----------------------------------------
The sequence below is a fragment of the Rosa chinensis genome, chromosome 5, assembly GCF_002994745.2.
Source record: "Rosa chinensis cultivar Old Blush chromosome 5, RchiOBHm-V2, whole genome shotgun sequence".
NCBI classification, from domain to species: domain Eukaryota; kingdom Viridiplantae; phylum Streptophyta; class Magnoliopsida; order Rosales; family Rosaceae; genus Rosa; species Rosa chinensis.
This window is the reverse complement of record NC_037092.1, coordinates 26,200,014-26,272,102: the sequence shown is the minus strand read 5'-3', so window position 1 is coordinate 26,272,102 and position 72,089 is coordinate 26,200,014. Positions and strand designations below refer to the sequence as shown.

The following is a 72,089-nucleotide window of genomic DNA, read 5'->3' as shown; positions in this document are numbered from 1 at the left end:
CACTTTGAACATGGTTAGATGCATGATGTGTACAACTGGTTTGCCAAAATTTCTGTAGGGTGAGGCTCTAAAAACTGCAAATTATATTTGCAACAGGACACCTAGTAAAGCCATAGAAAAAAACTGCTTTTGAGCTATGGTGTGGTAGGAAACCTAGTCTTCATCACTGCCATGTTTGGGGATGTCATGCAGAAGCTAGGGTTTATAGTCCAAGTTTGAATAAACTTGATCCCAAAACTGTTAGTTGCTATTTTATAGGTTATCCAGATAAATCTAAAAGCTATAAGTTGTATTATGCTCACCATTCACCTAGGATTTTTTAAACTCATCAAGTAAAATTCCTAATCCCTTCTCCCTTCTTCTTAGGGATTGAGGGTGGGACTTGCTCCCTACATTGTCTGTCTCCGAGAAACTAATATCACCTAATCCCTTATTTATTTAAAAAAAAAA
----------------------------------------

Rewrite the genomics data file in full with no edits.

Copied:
The sequence below is a fragment of the Rosa chinensis genome, chromosome 5, assembly GCF_002994745.2.
Source record: "Rosa chinensis cultivar Old Blush chromosome 5, RchiOBHm-V2, whole genome shotgun sequence".
NCBI classification, from domain to species: domain Eukaryota; kingdom Viridiplantae; phylum Streptophyta; class Magnoliopsida; order Rosales; family Rosaceae; genus Rosa; species Rosa chinensis.
This window is the reverse complement of record NC_037092.1, coordinates 26,200,014-26,272,102: the sequence shown is the minus strand read 5'-3', so window position 1 is coordinate 26,272,102 and position 72,089 is coordinate 26,200,014. Positions and strand designations below refer to the sequence as shown.

The following is a 72,089-nucleotide window of genomic DNA, read 5'->3' as shown; positions in this document are numbered from 1 at the left end:
CACTTTGAACATGGTTAGATGCATGATGTGTACAACTGGTTTGCCAAAATTTCTGTAGGGTGAGGCTCTAAAAACTGCAAATTATATTTGCAACAGGACACCTAGTAAAGCCATAGAAAAAAACTGCTTTTGAGCTATGGTGTGGTAGGAAACCTAGTCTTCATCACTGCCATGTTTGGGGATGTCATGCAGAAGCTAGGGTTTATAGTCCAAGTTTGAATAAACTTGATCCCAAAACTGTTAGTTGCTATTTTATAGGTTATCCAGATAAATCTAAAAGCTATAAGTTGTATTATGCTCACCATTCACCTAGGATTTTTTAAACTCATCAAGTAAAATTCCTAATCCCTTCTCCCTTCTTCTTAGGGATTGAGGGTGGGACTTGCTCCCTACATTGTCTGTCTCCGAGAAACTAATATCACCTAATCCCTTATTTATTTAAAAAAAAAA